G. Ulmer - The King Of The Bs (1939 - 1946/All Day Entertainment
DVD double set w/Strange Woman, Moon Over Harlem &
C/C-/C Sound: C/C-/C Extras: C- Films: C/C/B
the boxed set King
of the Bs,
All Day Entertainment has chosen three titles by the late director
Edgar G. Ulmer that show his career range. Strange
(1946) was a vanity project by actress Hedy Lamarr that is considered
one of the all-time bad films. Moon
is a race
with an all-star cast that is also the only feature Ulmer ever made
in 16mm. Bluebeard
(1944) is likely the most important film Ulmer ever made, arriving
one year after the original Val Lewton Cat
it offers John Carradine as the title serial killer of the
No film had even featured such a character, unless it was a mad
scientist or demonically possessed person.
place (we think) at the turn–of-the-century when a young woman
(Lamarr) keeps showing up where men die. Sure, some of them assault
her, while others are just plain idiots, but could it be her fault
when things go wrong? Even her husband, who is as young as she,
could land up dead. Are these coincidences? Is she cursed? Did she
really read the script? Lamarr was red hot at the time and did this
film through United Artists, read independent production, and she
personally hired Ulmer because she knew him. They were friends. Oh
an all black cast film that happens to have white director Ulmer
helming it. Like so many other productions of the era, the
characters are stereotypical, no matter how dignified they are
dressed, while the music is far more salvageable than the film or its
script. It was made so shockingly cheap, and on 16mm of the time,
that is somewhat remarkable for that reason, but jazz artist Sidney
Bechet is the only other standout in an otherwise poor film.
holds up very well for its age. Besides reasons aforementioned, John
Carradine is remarkable in a film that is a forerunner of so many
films to follow in the Horror and Crime genre. Of course, this
innovation had to take place in a B film, as Hollywood of the time
could not possibly handle what was an extreme character of the time.
The influence of the film surfaced as soon as Alfred Hitchcock's 1945
(reviewed on Blu-ray elsewhere on this site), especially in terms of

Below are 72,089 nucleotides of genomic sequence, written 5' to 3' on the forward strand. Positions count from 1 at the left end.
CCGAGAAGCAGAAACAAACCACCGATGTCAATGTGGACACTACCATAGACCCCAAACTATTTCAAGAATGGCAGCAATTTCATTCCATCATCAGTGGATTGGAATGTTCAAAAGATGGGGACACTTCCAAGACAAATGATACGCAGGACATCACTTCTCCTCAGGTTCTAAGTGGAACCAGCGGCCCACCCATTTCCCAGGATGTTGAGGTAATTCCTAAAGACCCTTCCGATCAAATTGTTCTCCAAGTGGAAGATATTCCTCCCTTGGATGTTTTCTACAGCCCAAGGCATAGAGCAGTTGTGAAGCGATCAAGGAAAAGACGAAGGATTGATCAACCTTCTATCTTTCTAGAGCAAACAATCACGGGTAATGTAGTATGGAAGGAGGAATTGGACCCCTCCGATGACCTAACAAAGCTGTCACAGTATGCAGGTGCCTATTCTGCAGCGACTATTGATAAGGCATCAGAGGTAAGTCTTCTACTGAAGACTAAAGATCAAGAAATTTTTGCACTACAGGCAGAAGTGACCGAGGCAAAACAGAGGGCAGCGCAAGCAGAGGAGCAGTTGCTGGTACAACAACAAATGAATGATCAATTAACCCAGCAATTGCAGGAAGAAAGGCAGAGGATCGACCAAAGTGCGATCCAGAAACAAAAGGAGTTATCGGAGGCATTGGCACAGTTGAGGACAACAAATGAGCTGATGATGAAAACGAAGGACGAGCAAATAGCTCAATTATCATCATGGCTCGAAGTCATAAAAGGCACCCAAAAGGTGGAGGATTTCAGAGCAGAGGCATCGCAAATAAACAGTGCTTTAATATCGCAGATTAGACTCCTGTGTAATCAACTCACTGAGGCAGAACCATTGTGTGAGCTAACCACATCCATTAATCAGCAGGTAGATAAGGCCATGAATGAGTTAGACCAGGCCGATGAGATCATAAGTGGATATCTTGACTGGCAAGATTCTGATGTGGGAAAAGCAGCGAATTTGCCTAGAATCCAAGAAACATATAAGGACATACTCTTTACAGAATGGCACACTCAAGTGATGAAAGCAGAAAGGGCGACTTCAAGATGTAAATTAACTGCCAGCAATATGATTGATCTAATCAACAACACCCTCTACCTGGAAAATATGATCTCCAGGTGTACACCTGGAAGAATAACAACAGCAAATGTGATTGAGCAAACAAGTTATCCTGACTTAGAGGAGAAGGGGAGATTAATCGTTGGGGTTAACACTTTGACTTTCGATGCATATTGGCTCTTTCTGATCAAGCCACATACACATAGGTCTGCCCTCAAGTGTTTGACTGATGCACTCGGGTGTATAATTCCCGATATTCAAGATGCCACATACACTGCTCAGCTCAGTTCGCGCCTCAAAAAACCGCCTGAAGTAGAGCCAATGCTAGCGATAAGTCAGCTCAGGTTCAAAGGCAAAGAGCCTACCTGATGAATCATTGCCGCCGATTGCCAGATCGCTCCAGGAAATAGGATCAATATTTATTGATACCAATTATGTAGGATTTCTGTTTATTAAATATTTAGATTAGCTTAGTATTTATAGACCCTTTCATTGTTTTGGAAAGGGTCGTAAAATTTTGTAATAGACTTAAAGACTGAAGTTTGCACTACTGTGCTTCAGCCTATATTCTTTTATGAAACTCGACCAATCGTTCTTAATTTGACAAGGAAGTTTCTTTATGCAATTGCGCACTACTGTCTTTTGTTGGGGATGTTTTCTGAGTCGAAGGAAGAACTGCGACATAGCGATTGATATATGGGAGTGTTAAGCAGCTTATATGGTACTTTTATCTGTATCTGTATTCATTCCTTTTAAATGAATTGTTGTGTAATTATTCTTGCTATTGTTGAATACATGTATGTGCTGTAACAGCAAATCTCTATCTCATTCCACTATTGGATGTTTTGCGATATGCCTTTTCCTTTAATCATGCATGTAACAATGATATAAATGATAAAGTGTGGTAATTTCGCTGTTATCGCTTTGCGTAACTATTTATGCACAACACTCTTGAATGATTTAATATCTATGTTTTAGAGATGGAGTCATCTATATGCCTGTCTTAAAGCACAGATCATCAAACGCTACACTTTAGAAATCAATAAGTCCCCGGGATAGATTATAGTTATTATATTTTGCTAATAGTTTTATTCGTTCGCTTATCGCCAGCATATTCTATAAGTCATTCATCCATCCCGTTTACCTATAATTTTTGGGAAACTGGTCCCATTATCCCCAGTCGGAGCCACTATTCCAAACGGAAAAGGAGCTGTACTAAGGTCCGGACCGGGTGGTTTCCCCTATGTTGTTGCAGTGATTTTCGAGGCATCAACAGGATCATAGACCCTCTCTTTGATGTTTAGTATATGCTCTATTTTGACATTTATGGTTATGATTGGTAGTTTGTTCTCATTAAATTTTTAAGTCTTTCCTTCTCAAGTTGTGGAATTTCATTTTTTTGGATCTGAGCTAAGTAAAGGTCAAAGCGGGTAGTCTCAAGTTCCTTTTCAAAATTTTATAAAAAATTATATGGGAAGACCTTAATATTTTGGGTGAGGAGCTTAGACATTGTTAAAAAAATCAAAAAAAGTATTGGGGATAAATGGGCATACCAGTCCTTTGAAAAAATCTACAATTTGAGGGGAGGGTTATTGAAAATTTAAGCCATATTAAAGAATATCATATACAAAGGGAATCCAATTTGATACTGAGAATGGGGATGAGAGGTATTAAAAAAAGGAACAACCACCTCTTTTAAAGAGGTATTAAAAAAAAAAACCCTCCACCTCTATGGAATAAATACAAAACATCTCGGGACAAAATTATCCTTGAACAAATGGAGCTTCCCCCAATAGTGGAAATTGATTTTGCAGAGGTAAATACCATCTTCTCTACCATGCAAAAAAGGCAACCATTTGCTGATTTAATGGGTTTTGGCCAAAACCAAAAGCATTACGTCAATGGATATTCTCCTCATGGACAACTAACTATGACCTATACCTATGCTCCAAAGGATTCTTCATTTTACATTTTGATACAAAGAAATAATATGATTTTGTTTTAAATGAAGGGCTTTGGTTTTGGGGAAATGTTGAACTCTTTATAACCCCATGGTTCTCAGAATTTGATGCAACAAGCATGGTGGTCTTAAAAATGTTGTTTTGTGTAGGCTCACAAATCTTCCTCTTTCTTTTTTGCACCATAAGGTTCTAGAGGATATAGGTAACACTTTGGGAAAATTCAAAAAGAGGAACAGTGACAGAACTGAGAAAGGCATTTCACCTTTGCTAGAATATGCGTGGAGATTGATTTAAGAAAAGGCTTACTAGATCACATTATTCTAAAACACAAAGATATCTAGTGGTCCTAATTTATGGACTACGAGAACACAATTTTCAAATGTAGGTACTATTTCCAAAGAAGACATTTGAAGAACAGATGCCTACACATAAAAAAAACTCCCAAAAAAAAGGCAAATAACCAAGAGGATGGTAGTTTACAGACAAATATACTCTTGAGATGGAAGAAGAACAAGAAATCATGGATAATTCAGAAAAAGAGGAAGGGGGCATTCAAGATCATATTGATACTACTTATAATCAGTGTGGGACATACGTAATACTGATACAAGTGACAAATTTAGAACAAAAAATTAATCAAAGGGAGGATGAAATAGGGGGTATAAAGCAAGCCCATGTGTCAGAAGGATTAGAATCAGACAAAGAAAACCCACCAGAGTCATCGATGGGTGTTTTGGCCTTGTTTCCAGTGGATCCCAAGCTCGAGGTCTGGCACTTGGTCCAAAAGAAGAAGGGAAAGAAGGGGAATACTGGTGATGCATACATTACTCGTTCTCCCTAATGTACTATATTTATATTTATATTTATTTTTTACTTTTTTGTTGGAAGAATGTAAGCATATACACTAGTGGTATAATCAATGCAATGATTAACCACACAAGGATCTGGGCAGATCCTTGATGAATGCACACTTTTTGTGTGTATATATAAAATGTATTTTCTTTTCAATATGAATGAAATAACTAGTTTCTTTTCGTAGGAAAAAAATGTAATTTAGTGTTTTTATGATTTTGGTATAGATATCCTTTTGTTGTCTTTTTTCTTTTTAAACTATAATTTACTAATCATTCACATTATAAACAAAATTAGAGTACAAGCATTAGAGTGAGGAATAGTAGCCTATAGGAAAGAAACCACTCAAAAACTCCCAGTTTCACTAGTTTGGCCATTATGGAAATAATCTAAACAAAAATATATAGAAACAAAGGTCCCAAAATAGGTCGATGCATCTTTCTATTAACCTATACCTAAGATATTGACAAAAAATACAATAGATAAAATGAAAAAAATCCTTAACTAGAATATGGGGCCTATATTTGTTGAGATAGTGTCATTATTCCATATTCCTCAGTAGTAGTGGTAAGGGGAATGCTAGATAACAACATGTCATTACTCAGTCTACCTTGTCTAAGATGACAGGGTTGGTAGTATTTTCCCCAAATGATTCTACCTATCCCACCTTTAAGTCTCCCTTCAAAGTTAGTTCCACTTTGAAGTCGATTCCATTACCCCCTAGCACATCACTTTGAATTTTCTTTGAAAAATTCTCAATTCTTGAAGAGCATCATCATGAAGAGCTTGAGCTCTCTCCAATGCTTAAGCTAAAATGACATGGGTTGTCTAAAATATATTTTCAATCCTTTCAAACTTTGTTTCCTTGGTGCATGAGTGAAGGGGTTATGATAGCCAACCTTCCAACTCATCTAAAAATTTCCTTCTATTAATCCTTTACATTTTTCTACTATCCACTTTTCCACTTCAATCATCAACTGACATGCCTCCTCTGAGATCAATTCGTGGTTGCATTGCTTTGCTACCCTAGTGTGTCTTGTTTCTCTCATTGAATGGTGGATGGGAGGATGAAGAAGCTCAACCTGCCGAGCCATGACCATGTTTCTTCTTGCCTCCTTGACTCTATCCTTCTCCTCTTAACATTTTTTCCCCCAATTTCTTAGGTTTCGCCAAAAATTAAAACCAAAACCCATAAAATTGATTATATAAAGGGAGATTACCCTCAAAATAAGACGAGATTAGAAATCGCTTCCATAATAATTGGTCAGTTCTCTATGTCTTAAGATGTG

some of the music, a flashback sequence and even camera choices.
This is Ulmer at his finest, a grossly under-seen classic that is not
too long (71 minutes), but a key film everyone needs to see.
three films are in black and white, as well as being full screen.
The condition of these prints average out, but Moon
has many problems. The print needs an amazing amount of work. 16mm
stocks of the time were not so good, so it will always have picture
limits. The sound is not in the best of shape, but both still look
like they are from DVD, not VHS…. Barely. That is why it just
escapes a D rating in both categories. The sound is lossy Dolby
Digital 1.0 Mono for all films, except lossy 2.0 Dolby Mono on
which still displays sound limitations from a problematic optical
track that cannot hold it sound when it gets loud. Chunky break up
occurs. The Harlem
sound is a mess, and Strange
has its own less severe background noise and limits, but Film Chest's
HD-upgraded DVD sounds and especially looks better, reviewed
elsewhere on this site.
are few extras, all of which could have fit on VHS. A brief Ulmer
description in a paper gatefold inside the DVD case accompanies the
Woman/Moon Over Harlem
double feature. Stills and a 6+ minutes piece by Ulmer's wife are on
the DVD. Bluebeard
offers an eight-page booklet that mostly offers the exploitation
material paperwork of the time on the film, plus a few credits
pertaining to the DVD. The DVD has a 12+ minutes piece on Ulmer and
the film, plus stills.
not a necessity, this boxed set does offer a crash course on Ulmer
and is among the DVDs All Day Entertainment has issued on the
director. At least see Bluebeard,
but enjoy what you can of the others if you get the box.